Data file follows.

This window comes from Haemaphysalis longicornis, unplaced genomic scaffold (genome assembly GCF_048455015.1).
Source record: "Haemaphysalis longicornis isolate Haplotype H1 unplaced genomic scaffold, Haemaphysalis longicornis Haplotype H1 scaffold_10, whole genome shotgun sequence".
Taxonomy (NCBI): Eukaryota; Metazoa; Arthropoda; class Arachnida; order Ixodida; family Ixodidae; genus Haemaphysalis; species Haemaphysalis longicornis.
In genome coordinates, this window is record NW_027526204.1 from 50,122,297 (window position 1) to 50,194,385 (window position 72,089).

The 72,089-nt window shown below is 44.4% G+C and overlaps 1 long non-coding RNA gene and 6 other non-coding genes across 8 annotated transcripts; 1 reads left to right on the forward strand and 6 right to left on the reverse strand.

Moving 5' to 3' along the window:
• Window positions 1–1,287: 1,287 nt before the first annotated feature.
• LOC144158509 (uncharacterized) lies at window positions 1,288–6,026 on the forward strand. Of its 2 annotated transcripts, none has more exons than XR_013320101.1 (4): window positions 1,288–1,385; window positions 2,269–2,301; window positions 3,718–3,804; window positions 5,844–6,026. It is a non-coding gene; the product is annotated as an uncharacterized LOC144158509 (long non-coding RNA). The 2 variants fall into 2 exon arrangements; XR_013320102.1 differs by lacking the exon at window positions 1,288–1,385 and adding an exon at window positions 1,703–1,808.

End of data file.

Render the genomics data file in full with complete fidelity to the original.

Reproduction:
This window comes from Haemaphysalis longicornis, unplaced genomic scaffold (genome assembly GCF_048455015.1).
Source record: "Haemaphysalis longicornis isolate Haplotype H1 unplaced genomic scaffold, Haemaphysalis longicornis Haplotype H1 scaffold_10, whole genome shotgun sequence".
Taxonomy (NCBI): Eukaryota; Metazoa; Arthropoda; class Arachnida; order Ixodida; family Ixodidae; genus Haemaphysalis; species Haemaphysalis longicornis.
In genome coordinates, this window is record NW_027526204.1 from 50,122,297 (window position 1) to 50,194,385 (window position 72,089).

The 72,089-nt window shown below is 44.4% G+C and overlaps 1 long non-coding RNA gene and 6 other non-coding genes across 8 annotated transcripts; 1 reads left to right on the forward strand and 6 right to left on the reverse strand.

Moving 5' to 3' along the window:
• Window positions 1–1,287: 1,287 nt before the first annotated feature.
• LOC144158509 (uncharacterized) lies at window positions 1,288–6,026 on the forward strand. Of its 2 annotated transcripts, none has more exons than XR_013320101.1 (4): window positions 1,288–1,385; window positions 2,269–2,301; window positions 3,718–3,804; window positions 5,844–6,026. It is a non-coding gene; the product is annotated as an uncharacterized LOC144158509 (long non-coding RNA). The 2 variants fall into 2 exon arrangements; XR_013320102.1 differs by lacking the exon at window positions 1,288–1,385 and adding an exon at window positions 1,703–1,808.